Happy birthday, Kary Mullis, originator of the polymerase chain reaction

Editor's note: This post is second in a series by Mallory Warner, a project assistant in the Division of Medicine and Science, about the history of biotechnology and genetics related to objects that have recently been photographed and made available for viewing online. You can read her first post on the big story behind synthetic human growth hormone and explore artifacts recently made available online through her project.

Dr. Kary Mullis recently celebrated his 68th birthday, and I like to imagine he spent the day busy with one of his two favorite hobbies: surfing or drinking wine in his hot tub at the Institute for Further Research (his vacation cabin in California). Unlike most of us who enjoy surfing or drinking wine in hot tubs, Mullis has a Nobel Prize in Chemistry to his name. Despite this, he is about as far from the stereotypical image of a scientist as you could imagine—a fact that became even clearer to me after reviewing his videohistory interview at the Smithsonian Institution Archives.

 

Photograph of Kary Mullis at a TED talk, from Flickr user Erik Charlton, available under Creative Commons License
Photograph of Kary Mullis at a TED talk, from Flickr user Erik Charlton, available under Creative Commons License

I had visited the Smithsonian Archives to learn more about our collection of PCR-related objects. PCR, short for polymerase chain reaction, is a simple but elegant chemical reaction developed by Mullis in the mid-1980s to create copies of specific genes. It's essentially the photocopier of genetics and revolutionized the work of everyone from forensic scientists to evolutionary biologists.

 

My favorite PCR object, the PCR robot. The robot has a moving arm that transfers the DNA sample between two water baths of different temperatures. A programmable lab timer from another piece of lab equipment makes up the “brains” of the robot. A TV antenna rotator from Radio Shack moves the arm (a long wooden dowel) back and forth, and a solenoid from a dishwasher door lock lowers the arm into the bath. Thanks to help from the robot, the researchers were able to determine the function of the p53 gene. Prior to their work, p53 was known to be linked to cancer, but its function was not understood.
My favorite PCR object, the PCR robot. The robot has a moving arm that transfers the DNA sample between two water baths of different temperatures. A programmable lab timer from another piece of lab equipment makes up the "brains" of the robot. A TV antenna rotator moves the arm (a long wooden dowel) back and forth, and a solenoid from a dishwasher door lock lowers the arm into the bath. Thanks to help from the robot, the researchers were able to determine the function of the p53 gene. Prior to their work, p53 was known to be linked to cancer, but its function was not understood.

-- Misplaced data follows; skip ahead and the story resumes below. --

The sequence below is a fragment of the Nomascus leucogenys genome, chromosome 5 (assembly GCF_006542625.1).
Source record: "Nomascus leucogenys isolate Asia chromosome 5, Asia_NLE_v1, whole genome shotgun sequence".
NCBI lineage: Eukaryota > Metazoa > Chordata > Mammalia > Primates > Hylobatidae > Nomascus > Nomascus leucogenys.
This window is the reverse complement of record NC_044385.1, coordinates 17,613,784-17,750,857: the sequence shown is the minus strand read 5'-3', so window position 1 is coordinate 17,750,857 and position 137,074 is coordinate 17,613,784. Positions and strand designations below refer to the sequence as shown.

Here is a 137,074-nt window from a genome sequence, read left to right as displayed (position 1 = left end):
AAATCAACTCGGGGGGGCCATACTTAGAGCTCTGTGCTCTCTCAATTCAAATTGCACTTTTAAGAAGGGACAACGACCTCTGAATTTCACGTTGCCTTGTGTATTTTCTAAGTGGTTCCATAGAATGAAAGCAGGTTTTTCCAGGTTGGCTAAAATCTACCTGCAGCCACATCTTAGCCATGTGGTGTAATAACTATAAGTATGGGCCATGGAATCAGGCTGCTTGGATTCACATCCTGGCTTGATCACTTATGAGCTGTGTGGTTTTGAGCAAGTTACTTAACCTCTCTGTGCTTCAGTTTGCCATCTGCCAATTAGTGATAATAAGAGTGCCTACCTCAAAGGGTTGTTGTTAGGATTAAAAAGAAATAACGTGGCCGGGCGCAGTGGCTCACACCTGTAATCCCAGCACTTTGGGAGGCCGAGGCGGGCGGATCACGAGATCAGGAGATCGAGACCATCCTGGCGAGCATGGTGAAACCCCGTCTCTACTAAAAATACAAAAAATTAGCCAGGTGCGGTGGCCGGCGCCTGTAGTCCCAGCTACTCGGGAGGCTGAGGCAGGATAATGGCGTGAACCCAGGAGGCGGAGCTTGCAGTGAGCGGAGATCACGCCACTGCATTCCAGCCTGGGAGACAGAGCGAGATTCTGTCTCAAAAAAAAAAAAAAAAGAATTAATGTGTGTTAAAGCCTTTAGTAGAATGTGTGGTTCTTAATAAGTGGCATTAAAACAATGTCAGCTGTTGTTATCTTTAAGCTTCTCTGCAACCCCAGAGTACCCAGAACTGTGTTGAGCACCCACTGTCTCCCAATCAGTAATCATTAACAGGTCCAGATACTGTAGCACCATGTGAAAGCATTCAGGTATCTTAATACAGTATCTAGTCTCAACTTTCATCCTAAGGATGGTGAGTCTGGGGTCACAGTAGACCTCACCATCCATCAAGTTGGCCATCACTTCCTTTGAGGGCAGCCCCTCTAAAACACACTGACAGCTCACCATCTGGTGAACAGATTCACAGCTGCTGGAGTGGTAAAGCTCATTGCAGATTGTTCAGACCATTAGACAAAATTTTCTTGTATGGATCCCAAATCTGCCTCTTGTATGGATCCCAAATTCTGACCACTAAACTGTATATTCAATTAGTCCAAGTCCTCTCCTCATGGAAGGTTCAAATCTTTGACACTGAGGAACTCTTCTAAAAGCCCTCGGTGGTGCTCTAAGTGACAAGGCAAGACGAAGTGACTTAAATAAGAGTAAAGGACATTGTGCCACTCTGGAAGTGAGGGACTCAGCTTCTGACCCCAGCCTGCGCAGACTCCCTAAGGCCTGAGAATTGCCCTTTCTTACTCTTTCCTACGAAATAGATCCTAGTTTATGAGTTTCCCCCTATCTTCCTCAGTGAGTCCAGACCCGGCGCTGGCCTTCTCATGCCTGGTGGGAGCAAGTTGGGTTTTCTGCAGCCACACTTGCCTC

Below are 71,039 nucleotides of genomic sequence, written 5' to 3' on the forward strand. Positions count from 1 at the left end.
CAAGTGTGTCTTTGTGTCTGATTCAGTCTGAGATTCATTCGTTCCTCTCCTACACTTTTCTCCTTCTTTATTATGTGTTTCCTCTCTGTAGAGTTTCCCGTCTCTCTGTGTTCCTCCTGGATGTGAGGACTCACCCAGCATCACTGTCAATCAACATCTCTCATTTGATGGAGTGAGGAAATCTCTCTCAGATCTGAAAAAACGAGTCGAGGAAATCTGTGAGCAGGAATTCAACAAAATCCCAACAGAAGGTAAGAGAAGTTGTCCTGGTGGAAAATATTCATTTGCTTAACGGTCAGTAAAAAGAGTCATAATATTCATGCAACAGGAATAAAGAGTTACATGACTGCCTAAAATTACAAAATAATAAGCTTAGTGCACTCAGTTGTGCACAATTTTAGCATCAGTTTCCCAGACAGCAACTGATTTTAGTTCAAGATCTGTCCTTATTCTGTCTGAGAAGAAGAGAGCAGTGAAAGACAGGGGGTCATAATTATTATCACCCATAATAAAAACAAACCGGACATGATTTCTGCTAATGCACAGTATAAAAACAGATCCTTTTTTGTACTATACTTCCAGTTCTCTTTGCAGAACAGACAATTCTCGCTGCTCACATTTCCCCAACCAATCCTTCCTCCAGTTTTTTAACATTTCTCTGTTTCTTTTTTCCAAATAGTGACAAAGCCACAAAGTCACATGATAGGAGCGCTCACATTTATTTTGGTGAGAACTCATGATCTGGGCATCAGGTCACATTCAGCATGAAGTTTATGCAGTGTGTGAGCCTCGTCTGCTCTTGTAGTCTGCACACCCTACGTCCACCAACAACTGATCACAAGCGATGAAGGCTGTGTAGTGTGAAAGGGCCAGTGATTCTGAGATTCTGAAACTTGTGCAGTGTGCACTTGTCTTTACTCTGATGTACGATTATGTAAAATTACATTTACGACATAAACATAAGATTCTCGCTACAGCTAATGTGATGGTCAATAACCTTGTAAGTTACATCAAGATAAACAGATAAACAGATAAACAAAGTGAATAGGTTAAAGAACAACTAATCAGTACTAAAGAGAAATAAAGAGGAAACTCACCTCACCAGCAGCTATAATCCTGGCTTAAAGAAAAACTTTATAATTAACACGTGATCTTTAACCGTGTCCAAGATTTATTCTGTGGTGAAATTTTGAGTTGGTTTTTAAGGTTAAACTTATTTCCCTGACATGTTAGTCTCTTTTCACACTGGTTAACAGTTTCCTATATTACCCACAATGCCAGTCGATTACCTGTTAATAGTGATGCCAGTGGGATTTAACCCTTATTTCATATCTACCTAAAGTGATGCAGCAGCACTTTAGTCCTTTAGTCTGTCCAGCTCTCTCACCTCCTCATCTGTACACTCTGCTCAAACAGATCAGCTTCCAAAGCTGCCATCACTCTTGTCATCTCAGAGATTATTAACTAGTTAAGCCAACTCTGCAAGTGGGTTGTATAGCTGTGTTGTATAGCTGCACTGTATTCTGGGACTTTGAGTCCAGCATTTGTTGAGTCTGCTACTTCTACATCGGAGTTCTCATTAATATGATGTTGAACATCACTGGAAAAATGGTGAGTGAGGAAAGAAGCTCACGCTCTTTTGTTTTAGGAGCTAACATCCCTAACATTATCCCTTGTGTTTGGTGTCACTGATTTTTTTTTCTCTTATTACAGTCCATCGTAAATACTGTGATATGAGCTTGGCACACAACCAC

PCR also served an inspiration for the novel behind one of my favorite movies, Jurassic Park, by providing a process that could amplify small amounts of ancient dinosaur DNA from fossilized mosquitoes. Curators here at the museum even collected a prop piece of amber with a mosquito preserved inside from the Jurassic Park set to include in a 1994 exhibit about Kary Mullis's Nobel Prize win.

 

Dinosaur eggs and a mosquito preserved in amber, two props from the set of the movie "Jurassic Park"
Dinosaur eggs and a mosquito preserved in amber, two props from the set of the movie "Jurassic Park"

While I found plenty of information about our PCR objects, the real delight of my day in the Archives was getting to learn more about Mullis himself. He’s one of these wonderful characters who bring to life the history of science—reminding you that the people who push science forward aren't just brilliant brains behind the lab bench, but complicated people with fascinating lives that exist outside the laboratory.

I thought I’d share with you a few fun details about Kary Mullis I learned from my day at the Archives:

  • In 1981, he commissioned his friend John Worley to paint a mural of a whale crashing into Francis Crick's office. Crick helped discover the shape of the DNA molecule: and is considered one of the fathers of modern genetics. The mural was located in the Cetus Corporation building where Mullis worked. Cetus, an early biotech firm, was named for the whale constellation.
  • His autobiography, published in 2000, is titled Dancing Naked in the Mind Field. The cover photo is him with—what else?—his surf board.
  • During a lawsuit with DuPont over patent rights for his PCR technology, Mullis kept an 8x10 photo he took of a French grave for the "Famille DuPont" at his side. Each time Mullis's lawyers made a strong point, he'd flash the photo at the DuPont lawyers.
  • When former museum curator Ray Kondratas interviewed Mullis in 1992 for the videohistories now kept at the SI Archives, Mullis drew him a sketch of the PCR process which Kondratas brought back to the museum. After some poking around upon my return from the Archives, I found it tucked safely in a map unit with the Biology collections here at the museum.

 

Finding Kary Mullis’s sketch for Ray Kondratas in the collection.
Finding Kary Mullis's sketch for Ray Kondratas in the collection.

Detail from Kary Mullis's drawing
Detail from Kary Mullis's drawing

Mallory Warner is a project assistant in the Division of Medicine and Science and has blogged about the big story behind synthetic human growth hormone.

 

Posted at 9:00 am EST in From the Collections